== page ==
You meet. You click. Suddenly, what Juliet felt for Romeo is nothing compared with the intensity of your passion. You’re head-over-heels in love.
Our word “love” is derived from the ancient Sanskrit lubh, meaning desire, as in lust. But your love is much deeper than a mere physical connection. As the Biblical Song of Songs says, you’re “faint with love.” You’re ignited with what Elvis Presley called “burning love.”
You’re also obsessed. You can’t think of anyone—or anything—else. When your eyes meet, your heart skips a beat. Rod Stewart captured the feeling in “Maggie Mae:” “In my eyes, you’re everything.”
As for the sex—oh, the sex. But, unfortunately, not for long. A year later you wonder: What happened to that incredible intensity? You still love each other. Truly, you do. You could happily spend the rest of your lives together.
But the special magic you once felt has somehow disappeared. You feel as Abigail Adams did in 1793 when she wrote to her husband, President John Adams, “Years subdue the ardor of passion. But affection deep-rooted persists.” Yes, you still love, but no longer madly. The fireworks are over. The Fourth of July has somehow morphed into Thanksgiving.
Of course, this strange transformation from passionate heat to cozy warmth is nothing new. You’ve experienced it in other relationships. So have all your friends. You tell yourself: That’s just how relationships work. Accept it.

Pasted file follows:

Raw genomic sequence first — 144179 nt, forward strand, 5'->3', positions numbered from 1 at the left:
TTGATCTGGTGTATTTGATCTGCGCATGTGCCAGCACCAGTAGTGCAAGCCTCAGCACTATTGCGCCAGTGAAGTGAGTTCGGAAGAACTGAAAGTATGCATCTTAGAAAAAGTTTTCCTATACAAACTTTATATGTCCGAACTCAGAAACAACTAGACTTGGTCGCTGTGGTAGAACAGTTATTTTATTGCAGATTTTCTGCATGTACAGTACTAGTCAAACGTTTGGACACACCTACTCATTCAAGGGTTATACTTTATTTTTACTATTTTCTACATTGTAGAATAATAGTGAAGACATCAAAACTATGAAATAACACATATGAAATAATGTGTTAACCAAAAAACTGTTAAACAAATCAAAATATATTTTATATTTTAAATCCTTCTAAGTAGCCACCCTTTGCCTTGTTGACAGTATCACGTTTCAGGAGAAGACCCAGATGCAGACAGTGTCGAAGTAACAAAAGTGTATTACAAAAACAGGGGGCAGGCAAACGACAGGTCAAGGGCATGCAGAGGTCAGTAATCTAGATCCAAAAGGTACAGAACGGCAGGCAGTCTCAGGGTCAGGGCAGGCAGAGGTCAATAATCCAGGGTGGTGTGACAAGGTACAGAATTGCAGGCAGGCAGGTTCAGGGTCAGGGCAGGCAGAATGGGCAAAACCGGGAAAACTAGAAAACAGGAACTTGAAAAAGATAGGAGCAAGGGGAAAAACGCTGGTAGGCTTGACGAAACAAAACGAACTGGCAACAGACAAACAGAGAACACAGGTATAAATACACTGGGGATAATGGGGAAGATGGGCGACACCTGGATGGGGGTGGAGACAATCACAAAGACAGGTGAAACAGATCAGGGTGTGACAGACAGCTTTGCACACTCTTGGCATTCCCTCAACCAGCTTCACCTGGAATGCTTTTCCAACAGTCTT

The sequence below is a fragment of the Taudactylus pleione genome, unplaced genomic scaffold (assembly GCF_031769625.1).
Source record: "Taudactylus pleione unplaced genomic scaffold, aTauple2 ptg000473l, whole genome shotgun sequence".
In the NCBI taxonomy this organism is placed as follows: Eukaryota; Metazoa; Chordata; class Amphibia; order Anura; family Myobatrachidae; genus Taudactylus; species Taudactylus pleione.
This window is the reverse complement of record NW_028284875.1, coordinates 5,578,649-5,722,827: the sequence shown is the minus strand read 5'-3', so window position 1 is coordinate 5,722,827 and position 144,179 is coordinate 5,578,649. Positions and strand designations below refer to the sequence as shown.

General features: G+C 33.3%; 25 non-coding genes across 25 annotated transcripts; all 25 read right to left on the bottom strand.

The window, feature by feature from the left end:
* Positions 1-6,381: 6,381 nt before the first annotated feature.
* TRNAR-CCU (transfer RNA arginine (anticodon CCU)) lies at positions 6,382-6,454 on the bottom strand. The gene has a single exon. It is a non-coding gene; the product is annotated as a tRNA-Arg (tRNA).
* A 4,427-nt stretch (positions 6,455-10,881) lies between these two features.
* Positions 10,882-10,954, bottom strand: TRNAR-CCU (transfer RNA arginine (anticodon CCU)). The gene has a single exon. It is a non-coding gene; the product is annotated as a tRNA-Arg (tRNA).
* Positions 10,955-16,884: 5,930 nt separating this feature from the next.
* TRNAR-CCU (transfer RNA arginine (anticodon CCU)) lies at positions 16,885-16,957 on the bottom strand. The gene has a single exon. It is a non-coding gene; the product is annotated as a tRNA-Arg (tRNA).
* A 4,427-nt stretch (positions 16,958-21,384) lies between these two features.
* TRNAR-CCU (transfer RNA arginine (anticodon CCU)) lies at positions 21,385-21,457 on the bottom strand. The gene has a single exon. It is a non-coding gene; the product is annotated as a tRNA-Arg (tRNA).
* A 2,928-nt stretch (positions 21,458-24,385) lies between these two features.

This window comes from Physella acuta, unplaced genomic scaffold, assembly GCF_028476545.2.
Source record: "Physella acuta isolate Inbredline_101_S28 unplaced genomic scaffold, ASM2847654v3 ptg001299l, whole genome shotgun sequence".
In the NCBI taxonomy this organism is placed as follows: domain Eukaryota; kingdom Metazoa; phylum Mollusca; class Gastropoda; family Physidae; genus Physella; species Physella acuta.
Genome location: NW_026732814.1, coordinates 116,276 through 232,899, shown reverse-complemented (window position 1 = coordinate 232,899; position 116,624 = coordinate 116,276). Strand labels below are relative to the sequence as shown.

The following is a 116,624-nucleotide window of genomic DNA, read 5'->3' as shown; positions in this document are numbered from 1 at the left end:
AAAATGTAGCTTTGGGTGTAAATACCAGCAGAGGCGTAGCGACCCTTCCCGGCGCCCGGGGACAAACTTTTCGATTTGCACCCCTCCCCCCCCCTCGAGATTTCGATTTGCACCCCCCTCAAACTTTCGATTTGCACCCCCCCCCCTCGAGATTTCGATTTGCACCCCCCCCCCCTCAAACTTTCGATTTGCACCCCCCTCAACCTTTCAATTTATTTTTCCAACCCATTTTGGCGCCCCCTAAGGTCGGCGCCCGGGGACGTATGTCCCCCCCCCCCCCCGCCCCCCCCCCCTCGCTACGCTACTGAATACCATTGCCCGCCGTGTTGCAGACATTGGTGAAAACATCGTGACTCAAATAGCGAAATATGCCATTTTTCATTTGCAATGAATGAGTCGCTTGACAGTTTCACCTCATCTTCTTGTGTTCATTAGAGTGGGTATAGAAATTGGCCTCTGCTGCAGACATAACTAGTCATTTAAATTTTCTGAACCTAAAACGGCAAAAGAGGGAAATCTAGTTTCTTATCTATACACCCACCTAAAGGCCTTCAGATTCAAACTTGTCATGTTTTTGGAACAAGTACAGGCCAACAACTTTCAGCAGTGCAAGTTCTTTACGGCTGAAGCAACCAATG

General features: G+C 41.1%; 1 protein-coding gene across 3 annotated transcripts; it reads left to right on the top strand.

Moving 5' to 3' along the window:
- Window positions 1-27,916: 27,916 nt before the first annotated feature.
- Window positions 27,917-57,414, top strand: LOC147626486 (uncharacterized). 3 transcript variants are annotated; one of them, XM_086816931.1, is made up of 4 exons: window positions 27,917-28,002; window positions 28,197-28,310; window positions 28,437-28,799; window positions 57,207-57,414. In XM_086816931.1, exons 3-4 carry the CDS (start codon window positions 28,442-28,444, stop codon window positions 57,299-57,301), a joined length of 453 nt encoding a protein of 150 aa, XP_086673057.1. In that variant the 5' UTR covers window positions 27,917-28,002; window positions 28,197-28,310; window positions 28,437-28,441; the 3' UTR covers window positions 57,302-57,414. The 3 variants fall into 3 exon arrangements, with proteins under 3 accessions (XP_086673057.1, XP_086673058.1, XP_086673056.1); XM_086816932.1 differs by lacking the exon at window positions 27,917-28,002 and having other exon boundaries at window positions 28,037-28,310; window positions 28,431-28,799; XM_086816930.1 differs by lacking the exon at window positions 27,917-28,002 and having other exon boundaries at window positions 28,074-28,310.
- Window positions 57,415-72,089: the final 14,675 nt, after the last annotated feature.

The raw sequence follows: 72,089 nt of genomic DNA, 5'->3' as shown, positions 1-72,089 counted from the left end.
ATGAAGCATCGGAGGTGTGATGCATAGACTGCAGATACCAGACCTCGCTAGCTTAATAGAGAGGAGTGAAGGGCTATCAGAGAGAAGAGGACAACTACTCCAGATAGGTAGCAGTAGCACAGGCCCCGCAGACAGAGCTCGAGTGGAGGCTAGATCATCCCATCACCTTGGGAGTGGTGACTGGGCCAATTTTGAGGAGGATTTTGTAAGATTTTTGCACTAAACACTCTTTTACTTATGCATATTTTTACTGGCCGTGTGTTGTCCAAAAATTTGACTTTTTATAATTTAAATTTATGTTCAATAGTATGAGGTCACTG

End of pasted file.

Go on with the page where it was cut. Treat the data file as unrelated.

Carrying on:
But Helen Fisher, Ph.D., couldn’t accept it. A decade ago, the Rutgers anthropologist wondered: Why do people fall madly in love? Why doesn’t lusty passion last? What Fisher discovered provides intriguing insights into why we love as we do—and how to keep the flame of romance burning bright and hot.
A museum in Turkey holds the oldest known written words, a 4,000-year-old Sumerian clay tablet. It’s a love letter. Anthropologists surveyed 147 cultures around the world. Every single one, from Siberia to San Diego, experiences romantic love. If people in every culture fall in love and have since time immemorial, then perhaps, Fisher speculated, love is innate, wired into us through evolution like hunger or thirst. Or lust. But lust is indiscriminate. Love involves a magical connection to one very special person.
Studies of “animal magnetism” strengthened Fisher’s conjecture that romantic love might be innate. Many mammals—dogs, elephants, baboons—fall in love. They show clear preference for a single mate, tenderness toward that individual, fidelity and possessiveness, pining if the two become separated, and grieving if the mate leaves or dies.
If animals experience romantic love, Fisher reasoned, it must be wired into their brains. Research has shown that it is—through special brain chemicals called neurotransmitters, notably dopamine. Fisher wondered if this chemical might also govern human love.
“Have You Just Fallen Madly In Love?”